Kirsty Meddings – 2019 July 21
The Open Funder Registry plays a critical role in making sure that our members correctly identify the funding sources behind the research that they are publishing. It addresses a similar problem to the one that led to the creation of ORCID: researchers’ names are hard to disambiguate and are rarely unique; they get abbreviated, have spelling variations and change over time.
The same is true of organizations. You don’t have to read all that many papers to see authors acknowledge funding from the US National Institutes of Health as NIH, National Institutes for Health, National Institute of Health, etc. And wait, are you sure they didn’t mean National Institute for Health Research? (An entirely separate UK-based funder).
And a lot of countries have a National Science Foundation…
If each funder has a unique identifier, our members can include it in the metadata that they register with us, giving a clear and accurate link between the funder of the research and the published outcomes. And we can make that information available to everyone via our API, and build human interfaces so that you can look it up.
Many types of funding bodies are represented in the Funder Registry, from government agencies and large international foundations to small single-mission charities, and everything in between. As well as a unique DOI for each institution, the Registry contains additional metadata that can help to identify the funder such as country, abbreviated or alternate names, translated names, and so on.
The Registry also supports relationships between different funders. These can be hierarchical parent/child relationships for larger organizations, or connections between archival and current entries in instances where a funder has changed its name or become part of another body (to tell us about these kinds of changes you just need to get in touch).
The Registry was donated to Crossref by Elsevier when we first introduced funding information as part of our content registration schema back in 2012. We started out with a list of just over 4000 funders. Through an ongoing partnership the list has been - and continues to be - updated on a monthly basis by Elsevier, and sent to Crossref as a formatted XML file that we process and release.
In return, Crossref sends Elsevier a feed of funder names that our members have registered with us that are not present in the Registry, which a team at Elsevier validates and adds to their databases, and then puts those newly-identified funders in to the next iteration of the list they send to us. It’s nice and circular and benefits both parties.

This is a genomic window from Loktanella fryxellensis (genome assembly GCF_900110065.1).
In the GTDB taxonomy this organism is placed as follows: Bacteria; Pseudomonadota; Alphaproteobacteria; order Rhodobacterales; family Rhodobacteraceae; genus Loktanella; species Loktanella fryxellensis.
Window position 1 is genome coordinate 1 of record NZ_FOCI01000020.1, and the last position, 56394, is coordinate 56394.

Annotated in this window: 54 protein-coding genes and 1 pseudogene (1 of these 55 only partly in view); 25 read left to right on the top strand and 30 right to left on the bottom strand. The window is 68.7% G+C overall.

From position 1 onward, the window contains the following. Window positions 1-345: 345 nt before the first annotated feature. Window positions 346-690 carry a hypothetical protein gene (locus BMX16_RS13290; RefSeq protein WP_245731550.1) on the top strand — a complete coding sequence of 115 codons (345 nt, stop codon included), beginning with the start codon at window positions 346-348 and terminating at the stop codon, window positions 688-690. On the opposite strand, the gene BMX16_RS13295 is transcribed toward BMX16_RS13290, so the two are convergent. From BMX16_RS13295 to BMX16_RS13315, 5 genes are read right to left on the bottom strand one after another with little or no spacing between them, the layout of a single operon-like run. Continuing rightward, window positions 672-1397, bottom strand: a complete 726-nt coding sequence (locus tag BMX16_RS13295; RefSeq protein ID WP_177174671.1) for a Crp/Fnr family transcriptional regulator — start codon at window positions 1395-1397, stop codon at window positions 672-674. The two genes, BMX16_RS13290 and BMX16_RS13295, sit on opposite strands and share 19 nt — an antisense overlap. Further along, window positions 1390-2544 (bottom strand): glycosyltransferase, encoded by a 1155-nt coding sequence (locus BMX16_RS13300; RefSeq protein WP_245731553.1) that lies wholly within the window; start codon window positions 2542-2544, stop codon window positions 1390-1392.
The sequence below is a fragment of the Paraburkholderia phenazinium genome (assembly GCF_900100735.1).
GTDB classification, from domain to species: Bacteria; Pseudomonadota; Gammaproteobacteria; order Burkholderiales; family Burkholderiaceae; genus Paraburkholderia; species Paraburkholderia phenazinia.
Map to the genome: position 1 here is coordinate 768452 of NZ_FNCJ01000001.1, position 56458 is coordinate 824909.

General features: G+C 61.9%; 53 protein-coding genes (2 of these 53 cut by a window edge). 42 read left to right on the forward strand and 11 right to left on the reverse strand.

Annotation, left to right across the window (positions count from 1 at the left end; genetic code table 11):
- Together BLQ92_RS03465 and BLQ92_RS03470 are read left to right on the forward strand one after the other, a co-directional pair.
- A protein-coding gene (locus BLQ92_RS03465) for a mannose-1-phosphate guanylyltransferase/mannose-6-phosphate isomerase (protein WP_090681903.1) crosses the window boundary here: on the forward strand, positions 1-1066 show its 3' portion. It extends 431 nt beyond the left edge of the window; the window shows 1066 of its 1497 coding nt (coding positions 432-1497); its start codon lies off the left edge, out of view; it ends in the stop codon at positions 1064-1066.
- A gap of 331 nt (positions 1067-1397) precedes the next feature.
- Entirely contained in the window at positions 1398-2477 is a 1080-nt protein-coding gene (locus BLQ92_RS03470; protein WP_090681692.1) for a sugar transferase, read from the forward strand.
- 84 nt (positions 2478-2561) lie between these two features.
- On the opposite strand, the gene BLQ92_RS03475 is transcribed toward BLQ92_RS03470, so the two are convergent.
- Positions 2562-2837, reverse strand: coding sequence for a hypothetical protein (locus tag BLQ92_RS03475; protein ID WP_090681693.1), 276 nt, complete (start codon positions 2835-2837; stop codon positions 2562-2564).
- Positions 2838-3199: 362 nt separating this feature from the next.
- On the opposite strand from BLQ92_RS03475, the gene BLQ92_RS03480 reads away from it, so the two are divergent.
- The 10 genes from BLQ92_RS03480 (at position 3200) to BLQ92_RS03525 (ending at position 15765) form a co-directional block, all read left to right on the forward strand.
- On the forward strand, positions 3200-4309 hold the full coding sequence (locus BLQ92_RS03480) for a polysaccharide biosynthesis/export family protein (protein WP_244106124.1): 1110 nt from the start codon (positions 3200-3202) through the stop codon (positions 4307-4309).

I’ve been involved in this project since its inception, and have enjoyed a productive and cooperative working relationship with the team at Elsevier, headed by Peter Berkvens (Senior Product Manager) and Paul Mostert (Director Product Management). I asked them to explain a little about the process from their side:
“Our team maintains a workflow in which Acknowledgement and Funding sections from articles are scanned for appearances of funding organizations using Natural Language Processing techniques. External Elsevier vendors then edit the data and add the validated names of the funders to what is called the Funding Bodies Taxonomy. The latter feeds Crossref’s Open Funder Registry.
Currently, the Taxonomy is nearing 22,000 Funders. It is expected it will grow to 25,000 Funders eventually. When this stage is reached, Elsevier believes that all existing Funders will be covered in the Funder Registry. Elsevier will continue to maintain the list adding new Funders as soon as they appear in scientific papers.
Elsevier’s Primary Articles production workflow for ScienceDirect uses the Funder Registry during the copyediting process, validating and tagging the Funders that appear in the accepted articles for Elsevier journals hosted by ScienceDirect. We then send the funder names and IDs to Crossref as part of our metadata.”
Thanks to everyone involved for getting us ever-closer to a truly comprehensive list of funders.
And if you’re a member who’s not already registering funding information, why not look into getting started? It all leads to richer metadata which means more people can find, cite and re-use research – and we all know that’s a good thing…
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